Over the next few weeks I will be discussing with secondary students how climate change is affecting our future and what we can do about it.
First obvious thought is that my generation is responsible for this huge mess (particularly as we could have done so much more to prevent it) and that their generation is going to suffer the consequences of our inaction. Second immediate thought is how messengers of bad news can be treated, since time immemorial (remember how Sparta treated messengers?). Uh-oh I am going to be in for a very rough time indeed!
Doom and gloom, appeals to people’s sense of responsibility, naming and shaming, naming and engaging etc. have largely not worked in getting sufficient action on climate. The simple explanation for this is the lack of economic incentive. As long as we do not have to pay the climate change bill and as long as fossil fuels are subsidised (i.e. polluters are paid to pollute) there is insufficient incentive to change. However, we are starting to see the effects of climate change in extreme weather events that are sending off some alarm bells in the world’s capitals.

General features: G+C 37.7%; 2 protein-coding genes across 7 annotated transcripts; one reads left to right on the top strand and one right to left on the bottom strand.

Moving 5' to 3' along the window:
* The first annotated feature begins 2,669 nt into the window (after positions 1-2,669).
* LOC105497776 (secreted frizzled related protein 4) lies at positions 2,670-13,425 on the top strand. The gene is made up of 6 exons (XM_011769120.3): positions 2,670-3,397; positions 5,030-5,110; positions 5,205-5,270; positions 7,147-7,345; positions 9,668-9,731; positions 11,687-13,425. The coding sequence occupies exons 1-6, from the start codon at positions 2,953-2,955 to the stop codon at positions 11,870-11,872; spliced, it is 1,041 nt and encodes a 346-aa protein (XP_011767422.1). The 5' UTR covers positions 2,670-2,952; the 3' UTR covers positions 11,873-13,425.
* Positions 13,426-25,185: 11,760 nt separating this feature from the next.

In my talks to students I will have to say something about what has happened, how what is being done is largely insufficient and how we (particularly those of us who live in the developing world) will suffer tremendously from catastrophic climate change. Or is that our collective inevitable fate? Thankfully there are scientists in the world who are researching what science-based solutions exist to the climate change problem. It turns out that climate change is a problem that can be solved by applying existing technologies and practices and by making polluters pay for the damage they cause to peoples’ lives, livelihoods and our environment.
So to back up my argumentation with my sceptical student audience I am coining a new term: Science Based Solutions and producing this website to explain what I mean by these solutions. What are they? How do they fit with Science Based Targets (term often used in climate change circles to describe emission pathways to stay within 1.5 °C and 2°C global warming)? Carbon pricing (putting a price on pollution) etc.?
The better news is that the world can avoid catastrophic climate change (anything above 1.5 °C global warming). The bad news is that to do so means massive change is coming, whether it is climate change itself or changes in our economy, how we produce and consume energy, stuff, food and water. And we all know how much we like to change, don’t we?